The pandemic has wreaked havoc on health, family life and the economy amongst other things, and individuals could be forgiven for thinking that any IHT liability has been wiped out due to stock market and property values.
However, despite the turmoil, now is the very time to be discussing later-life and legacy planning with clients, as coronavirus has brought client’s and their family’s mortality into sharp focus. Indeed, advisers have reported an increase in requests to discuss wills, LPAs and estate/IHT planning.
IHT continues to be one of the most controversial taxes, even though it represents less than 1% of total tax receipts, at £5.1bn in 2019/20, according to the Office for Budget Responsibility (marginally down on 2018/19’s all-time high of £5.3bn). More estates (c.5%) are paying more IHT (c.£200k average) and receipts are forecast to rise to £7.1bn by 2024/25 to combat a £575m IHT gap.
The OTS IHT review is looking at ‘Simplifying the design of the tax’, but little has happened yet, although there are many recommendations from many organisations/thinktanks/groups, with suggestions ranging from:
- how IHT (and CGT) should be increased to help pay for the pandemic;
- introducing a wealth tax and changes to business relief;
- scrapping nil-rate bands (especially residence) and introducing a 10% tax on gifts and pensions;
- changing exemptions/reliefs or removing the CGT exemption on death (potentially making property taxable);
- making changes to the gifting/taper relief period and the relevant property regime, via the Trust Simplification review;
- reducing payment timescales and increasing anti-avoidance measures or investigations.
In reality, something radical would need to happen to substantially increase IHT receipts and although not clear what that could be, one thing’s for sure, IHT isn’t going away! Whilst any recession could mean lower property and stock market values, they will recover at some point and whilst some assets could fall lower, they will not all behave the same – we’ve seen a rebound since March – and there will inevitably be winners.
As far as property is concerned. there is a deficit in housing supply in the UK, which will remain, and so any reduction in house prices is likely to be less severe or sustained, than perhaps commercial retail property or student buy-to-lets. As residential property makes up a significant part of many estates, many will remain well above the available nil rate bands, so will require IHT planning advice.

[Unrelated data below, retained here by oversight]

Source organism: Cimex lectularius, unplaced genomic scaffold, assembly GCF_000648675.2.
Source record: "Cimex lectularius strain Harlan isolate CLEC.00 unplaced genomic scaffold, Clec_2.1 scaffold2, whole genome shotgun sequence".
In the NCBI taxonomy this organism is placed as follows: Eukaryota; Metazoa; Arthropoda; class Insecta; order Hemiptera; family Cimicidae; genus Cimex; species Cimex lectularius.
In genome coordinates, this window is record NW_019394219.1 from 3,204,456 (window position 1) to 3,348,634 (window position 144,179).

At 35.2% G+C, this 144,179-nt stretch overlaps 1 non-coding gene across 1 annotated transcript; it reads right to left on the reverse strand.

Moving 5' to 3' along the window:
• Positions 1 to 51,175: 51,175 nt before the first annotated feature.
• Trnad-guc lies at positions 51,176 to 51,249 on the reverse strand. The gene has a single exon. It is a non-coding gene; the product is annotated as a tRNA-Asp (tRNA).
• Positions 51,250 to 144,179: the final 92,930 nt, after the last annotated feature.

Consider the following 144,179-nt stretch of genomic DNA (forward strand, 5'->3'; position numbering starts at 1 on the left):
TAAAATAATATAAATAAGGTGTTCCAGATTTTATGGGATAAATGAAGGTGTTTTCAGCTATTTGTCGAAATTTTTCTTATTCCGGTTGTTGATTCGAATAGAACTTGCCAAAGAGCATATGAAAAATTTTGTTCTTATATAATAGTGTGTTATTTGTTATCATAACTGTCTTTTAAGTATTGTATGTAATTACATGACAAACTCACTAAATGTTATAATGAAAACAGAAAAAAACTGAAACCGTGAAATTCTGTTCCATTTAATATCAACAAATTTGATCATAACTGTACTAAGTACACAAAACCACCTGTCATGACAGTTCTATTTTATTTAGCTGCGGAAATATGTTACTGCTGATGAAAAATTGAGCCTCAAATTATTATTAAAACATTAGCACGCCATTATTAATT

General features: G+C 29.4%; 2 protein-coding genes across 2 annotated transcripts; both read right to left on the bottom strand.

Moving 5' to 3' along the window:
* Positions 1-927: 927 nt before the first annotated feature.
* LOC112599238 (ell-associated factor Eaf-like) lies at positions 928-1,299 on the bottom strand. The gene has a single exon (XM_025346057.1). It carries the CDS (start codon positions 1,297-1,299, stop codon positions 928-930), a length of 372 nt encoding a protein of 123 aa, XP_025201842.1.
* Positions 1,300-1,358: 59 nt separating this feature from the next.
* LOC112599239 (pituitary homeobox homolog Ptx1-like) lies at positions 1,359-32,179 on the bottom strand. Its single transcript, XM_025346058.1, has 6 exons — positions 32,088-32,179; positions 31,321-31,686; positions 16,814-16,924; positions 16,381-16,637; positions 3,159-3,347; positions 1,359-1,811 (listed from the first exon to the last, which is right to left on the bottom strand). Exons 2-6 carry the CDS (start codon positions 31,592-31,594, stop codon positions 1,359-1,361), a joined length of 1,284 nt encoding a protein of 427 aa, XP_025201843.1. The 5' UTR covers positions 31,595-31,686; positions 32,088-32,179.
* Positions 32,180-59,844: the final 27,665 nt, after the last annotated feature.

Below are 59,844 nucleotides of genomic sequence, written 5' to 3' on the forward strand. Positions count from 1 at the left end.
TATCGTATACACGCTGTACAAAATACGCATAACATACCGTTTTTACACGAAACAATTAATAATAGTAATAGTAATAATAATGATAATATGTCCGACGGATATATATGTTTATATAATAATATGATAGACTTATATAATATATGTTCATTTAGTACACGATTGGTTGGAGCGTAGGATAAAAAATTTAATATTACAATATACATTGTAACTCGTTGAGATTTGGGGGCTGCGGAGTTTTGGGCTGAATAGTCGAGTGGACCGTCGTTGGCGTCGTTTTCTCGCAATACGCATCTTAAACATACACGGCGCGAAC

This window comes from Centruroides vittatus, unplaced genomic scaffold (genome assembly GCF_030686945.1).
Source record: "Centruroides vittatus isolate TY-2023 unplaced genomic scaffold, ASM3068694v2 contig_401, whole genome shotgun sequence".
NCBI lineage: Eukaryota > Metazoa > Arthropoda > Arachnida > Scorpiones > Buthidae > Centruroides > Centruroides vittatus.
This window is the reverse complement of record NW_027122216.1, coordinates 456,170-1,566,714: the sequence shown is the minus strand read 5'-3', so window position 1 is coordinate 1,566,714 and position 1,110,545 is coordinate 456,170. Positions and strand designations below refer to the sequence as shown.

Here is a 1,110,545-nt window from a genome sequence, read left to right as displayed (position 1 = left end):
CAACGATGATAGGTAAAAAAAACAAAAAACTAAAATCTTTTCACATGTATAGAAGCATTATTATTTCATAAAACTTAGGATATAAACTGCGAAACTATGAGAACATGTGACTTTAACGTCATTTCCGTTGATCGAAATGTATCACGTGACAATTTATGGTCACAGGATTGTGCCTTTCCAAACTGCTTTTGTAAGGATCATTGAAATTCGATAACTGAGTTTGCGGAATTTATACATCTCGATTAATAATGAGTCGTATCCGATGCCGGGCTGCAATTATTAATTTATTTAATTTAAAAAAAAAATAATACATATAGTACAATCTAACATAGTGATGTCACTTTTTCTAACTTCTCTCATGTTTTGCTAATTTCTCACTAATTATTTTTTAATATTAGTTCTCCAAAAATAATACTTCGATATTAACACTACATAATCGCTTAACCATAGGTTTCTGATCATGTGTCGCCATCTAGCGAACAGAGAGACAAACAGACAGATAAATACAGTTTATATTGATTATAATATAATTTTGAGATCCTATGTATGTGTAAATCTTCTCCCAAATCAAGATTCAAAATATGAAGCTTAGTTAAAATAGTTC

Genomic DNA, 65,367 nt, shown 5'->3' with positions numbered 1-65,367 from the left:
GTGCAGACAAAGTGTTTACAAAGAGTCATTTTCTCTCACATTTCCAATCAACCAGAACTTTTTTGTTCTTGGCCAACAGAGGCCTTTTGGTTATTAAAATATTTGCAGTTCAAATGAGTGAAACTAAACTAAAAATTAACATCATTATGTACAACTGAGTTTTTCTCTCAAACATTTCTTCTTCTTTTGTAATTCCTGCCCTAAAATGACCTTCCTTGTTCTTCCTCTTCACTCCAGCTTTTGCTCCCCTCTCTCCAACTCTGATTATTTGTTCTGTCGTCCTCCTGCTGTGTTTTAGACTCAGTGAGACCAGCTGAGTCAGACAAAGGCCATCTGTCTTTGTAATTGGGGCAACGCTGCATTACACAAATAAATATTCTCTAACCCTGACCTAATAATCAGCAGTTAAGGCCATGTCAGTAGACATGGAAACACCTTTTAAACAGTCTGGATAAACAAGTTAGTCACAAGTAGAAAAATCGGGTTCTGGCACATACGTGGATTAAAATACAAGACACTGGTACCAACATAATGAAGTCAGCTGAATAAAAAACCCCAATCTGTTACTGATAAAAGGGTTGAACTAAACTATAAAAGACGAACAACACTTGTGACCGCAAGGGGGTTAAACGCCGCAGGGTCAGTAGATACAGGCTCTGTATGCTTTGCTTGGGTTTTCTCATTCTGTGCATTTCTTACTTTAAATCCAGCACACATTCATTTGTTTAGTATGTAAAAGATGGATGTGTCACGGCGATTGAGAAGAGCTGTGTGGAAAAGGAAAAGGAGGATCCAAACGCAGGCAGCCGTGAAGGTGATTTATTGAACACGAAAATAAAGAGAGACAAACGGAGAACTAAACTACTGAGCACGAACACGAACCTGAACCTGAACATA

With reduced asset values, gifting now may be an efficient way to pass on assets, so that the beneficiary can enjoy any future asset growth. At the time the gift is made, any gain in value by the donor is potentially subject to CGT, but if asset values are lower than before the pandemic, the possible CGT or IHT charge (if the donor dies within seven years of the gift, it will be treated as a failed PET or CLT) will be less.
There are many tried and tested planning approaches for gifting of assets, ranging from making outright gifts, the use of discretionary gift/loan trusts or business relief investments. However, clients don’t always like gifting – due to loss of control and access to capital, market volatility and ongoing management of a trust – which may all be more prevalent in the current climate and therefore the use of protection should be considered.
With increased focus on mortality – now seen as an unknown timescale, rather than an assumption it will be in your 80s – many people will be thinking about how they can protect themselves, their family and their estate. Many adviser firms have seen an increase in enquiries for whole-of-life (WOL) to cover the IHT liability, but perhaps most importantly, it provides cover from day one, compared to the two-year qualifying period for business relief investments or seven-year rule for outright gifting.